Organization: Travelers in The Night
Description: Today’s 2 topics:
Bio: Dr. Al Grauer is currently an observing member of the Catalina Sky Survey Team at the University of Arizona. This group has discovered nearly half of the Earth approaching objects known to exist. He received a PhD in Physics in 1971 and has been an observational Astronomer for 43 years. He retired as a University Professor after 39 years of interacting with students. He has conducted research projects using telescopes in Arizona, Chile, Australia, Hawaii, Louisiana, and Georgia with funding from NSF and NASA.
He is noted as Co-discoverer of comet P/2010 TO20 Linear-Grauer, Discoverer of comet C/2009 U5 Grauer and has asteroid 18871 Grauer named for him.
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3E – Finding Earth Approaching Objects
Have you noticed that the closer you are to something, the faster it appears to move?
The Sun moves about 1 degree per day relative to the stars. The Moon moves about 13 degrees per day because it is much closer than the Sun.
The apparent motion of an Earth approaching object allows us to find and track it .
Using 2 telescopes near Tucson Arizona, the NASA funded, Catalina Sky Survey searches for Earth Approaching Objects. The method is to take 4 images of the same part of the sky spaced out over 45 minutes. These images are searched with computer programs to identify moving objects.
In the series of 4 images, the motion of every object identified is given a score between 0 and 100. Most asteroids are located in what is called the “main belt” between Mars and Jupiter. A score of 0 indicates the new object has an path like a main belt asteroid. A score of 100 indicates it has a motion which is very different from that of a main belt asteroid.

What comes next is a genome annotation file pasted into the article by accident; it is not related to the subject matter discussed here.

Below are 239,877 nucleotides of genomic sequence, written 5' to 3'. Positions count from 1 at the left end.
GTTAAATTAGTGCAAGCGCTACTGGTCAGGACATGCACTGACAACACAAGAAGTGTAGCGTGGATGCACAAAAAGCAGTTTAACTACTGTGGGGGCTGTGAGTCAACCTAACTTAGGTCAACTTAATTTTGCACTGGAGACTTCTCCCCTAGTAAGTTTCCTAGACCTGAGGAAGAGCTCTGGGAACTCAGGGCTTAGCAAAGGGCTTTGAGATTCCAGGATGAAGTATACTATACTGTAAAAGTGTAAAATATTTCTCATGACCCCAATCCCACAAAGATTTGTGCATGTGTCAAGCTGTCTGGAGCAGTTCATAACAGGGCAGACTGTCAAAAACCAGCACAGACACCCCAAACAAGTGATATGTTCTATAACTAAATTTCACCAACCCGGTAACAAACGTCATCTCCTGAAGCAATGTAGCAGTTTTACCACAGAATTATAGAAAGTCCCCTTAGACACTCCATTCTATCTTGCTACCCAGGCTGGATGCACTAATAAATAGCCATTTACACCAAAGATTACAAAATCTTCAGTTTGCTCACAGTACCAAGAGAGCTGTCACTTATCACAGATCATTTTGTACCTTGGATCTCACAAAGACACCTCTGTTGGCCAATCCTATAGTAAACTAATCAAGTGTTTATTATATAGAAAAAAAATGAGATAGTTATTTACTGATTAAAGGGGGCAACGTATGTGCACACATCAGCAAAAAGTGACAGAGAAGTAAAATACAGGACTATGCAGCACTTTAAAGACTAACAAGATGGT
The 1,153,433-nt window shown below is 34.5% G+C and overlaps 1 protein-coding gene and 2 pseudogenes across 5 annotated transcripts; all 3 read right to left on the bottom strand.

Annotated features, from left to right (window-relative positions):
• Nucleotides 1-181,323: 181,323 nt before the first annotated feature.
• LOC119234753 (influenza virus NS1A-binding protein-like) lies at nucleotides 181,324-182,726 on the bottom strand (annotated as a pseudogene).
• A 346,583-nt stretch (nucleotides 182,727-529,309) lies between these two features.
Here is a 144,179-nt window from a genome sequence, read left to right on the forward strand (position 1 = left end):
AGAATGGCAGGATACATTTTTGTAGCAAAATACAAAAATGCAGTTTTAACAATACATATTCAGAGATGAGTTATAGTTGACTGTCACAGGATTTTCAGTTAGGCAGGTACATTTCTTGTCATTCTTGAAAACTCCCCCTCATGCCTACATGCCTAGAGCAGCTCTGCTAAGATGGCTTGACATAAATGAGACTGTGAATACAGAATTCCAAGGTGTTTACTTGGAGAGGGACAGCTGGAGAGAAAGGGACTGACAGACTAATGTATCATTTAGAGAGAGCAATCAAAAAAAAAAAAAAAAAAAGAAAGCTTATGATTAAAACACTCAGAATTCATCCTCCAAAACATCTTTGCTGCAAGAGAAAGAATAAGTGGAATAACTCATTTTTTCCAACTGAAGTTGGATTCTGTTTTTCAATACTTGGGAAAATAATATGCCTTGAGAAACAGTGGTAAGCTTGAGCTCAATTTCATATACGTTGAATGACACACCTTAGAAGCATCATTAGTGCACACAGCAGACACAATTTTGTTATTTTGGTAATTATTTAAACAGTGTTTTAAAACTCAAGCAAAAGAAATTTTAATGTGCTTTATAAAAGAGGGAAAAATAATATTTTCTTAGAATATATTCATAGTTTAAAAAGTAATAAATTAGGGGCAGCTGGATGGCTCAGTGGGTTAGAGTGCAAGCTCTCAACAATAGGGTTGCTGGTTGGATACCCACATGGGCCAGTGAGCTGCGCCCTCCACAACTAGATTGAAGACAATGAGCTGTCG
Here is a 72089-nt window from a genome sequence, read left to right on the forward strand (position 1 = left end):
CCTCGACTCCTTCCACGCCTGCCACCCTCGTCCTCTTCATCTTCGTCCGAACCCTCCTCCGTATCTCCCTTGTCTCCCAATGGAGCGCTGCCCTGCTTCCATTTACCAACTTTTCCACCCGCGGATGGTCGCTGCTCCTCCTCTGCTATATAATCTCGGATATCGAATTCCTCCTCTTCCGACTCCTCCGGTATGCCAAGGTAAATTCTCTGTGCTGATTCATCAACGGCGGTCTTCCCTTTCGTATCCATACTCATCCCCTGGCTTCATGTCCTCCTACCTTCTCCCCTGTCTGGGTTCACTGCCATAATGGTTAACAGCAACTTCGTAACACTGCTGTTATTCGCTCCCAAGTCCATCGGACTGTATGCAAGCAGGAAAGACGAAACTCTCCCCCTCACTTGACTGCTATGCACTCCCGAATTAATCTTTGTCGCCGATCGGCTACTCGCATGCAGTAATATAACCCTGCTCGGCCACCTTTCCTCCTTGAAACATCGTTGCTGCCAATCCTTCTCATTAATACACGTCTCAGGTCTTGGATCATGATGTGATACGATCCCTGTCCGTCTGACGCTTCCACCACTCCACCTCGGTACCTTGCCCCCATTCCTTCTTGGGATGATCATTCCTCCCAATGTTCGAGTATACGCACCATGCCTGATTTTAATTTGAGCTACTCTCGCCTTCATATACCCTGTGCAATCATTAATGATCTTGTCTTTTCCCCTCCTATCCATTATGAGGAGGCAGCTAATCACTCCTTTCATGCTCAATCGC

The motion of every object identified is compared to the orbit of the more than 500,000 known asteroids.
An unknown object is observed again in a few hours to make sure that it is real.
If it passes the reality test, and has a score greater than 50 , its position, at each of the times observed, is sent to a website at the Minor Planet Center.
Observers around the globe measure and report the new object’s position.
Data are accumulated until the new object’s orbit around the Sun is determined.
16E- Discovery of Comet P/2014 A2 (Hill)
On the night of January 8-9, 2014 Rick Hill was using the NASA funded Catalina Sky Survey telescope on Mt. Bigelow, Arizona. One of his moving object discoveries that night had a “fuzzy” looking image. He called yours truly who was operating the 60 inch telescope on nearby Mt. Lemmon for conformation. These data along with images from observers in New Mexico, Arizona, Japan, France, and Illinois showed this object has a nucleus, coma and fan shaped tail.
Comet P/2014 A2 Hill orbits the Sun once every 14.4 years on a path that goes from a bit further than Mars to out past that of Saturn. It never gets closer than a 100 million miles or so from Earth and is not likely to be a bright object in our night sky.
Comets can be beautiful naked eye objects and are named for their discoverer. From the dawn of recorded history to the present they have been viewed as objects which have brought everything from doom to the life on our planet.
Nearly 5,000 comets have been found to be orbiting our Sun. They are a small sample of those which are suspected to exist. They are a diverse collection of material left over from the early stages of our solar system.
2014 is an exciting year for comet enthusiasts. The spacecraft Rosetta will land a probe on a comet and send the data back to the Earth. You can follow its progress on the European Space Agencies website.
For Travelers in the Night this is Dr. Al Grauer.
End of podcast:
365 Days of Astronomy
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